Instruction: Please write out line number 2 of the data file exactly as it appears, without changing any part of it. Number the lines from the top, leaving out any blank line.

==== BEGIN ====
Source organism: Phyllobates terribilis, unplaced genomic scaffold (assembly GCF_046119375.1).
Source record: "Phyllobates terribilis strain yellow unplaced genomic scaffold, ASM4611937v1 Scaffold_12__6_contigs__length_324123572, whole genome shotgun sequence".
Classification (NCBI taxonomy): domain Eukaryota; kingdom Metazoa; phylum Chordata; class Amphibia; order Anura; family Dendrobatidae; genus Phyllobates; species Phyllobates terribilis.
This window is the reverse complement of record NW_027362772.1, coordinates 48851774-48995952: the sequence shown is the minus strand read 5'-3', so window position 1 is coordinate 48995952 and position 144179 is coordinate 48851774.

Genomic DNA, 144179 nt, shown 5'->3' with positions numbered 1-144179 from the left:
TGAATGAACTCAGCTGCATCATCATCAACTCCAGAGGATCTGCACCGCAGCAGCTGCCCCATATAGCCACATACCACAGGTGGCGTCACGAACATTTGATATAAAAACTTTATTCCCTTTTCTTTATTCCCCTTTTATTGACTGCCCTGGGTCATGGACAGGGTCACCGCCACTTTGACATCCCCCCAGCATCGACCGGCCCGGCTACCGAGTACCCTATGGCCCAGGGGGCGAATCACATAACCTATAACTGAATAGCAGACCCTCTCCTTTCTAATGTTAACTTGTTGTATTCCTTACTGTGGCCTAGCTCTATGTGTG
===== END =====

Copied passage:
Source record: "Phyllobates terribilis strain yellow unplaced genomic scaffold, ASM4611937v1 Scaffold_12__6_contigs__length_324123572, whole genome shotgun sequence".